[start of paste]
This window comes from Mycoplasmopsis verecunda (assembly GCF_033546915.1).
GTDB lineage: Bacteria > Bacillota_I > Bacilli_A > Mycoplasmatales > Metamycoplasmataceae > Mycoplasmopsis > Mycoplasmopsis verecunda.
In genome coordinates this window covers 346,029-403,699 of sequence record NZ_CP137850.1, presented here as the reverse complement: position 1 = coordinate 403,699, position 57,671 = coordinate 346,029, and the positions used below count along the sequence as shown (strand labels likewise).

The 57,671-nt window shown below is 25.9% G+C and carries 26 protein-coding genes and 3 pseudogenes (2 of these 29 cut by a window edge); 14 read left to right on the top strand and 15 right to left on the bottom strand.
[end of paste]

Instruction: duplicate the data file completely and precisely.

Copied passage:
This window comes from Mycoplasmopsis verecunda (assembly GCF_033546915.1).
GTDB lineage: Bacteria > Bacillota_I > Bacilli_A > Mycoplasmatales > Metamycoplasmataceae > Mycoplasmopsis > Mycoplasmopsis verecunda.
In genome coordinates this window covers 346,029-403,699 of sequence record NZ_CP137850.1, presented here as the reverse complement: position 1 = coordinate 403,699, position 57,671 = coordinate 346,029, and the positions used below count along the sequence as shown (strand labels likewise).

The 57,671-nt window shown below is 25.9% G+C and carries 26 protein-coding genes and 3 pseudogenes (2 of these 29 cut by a window edge); 14 read left to right on the top strand and 15 right to left on the bottom strand.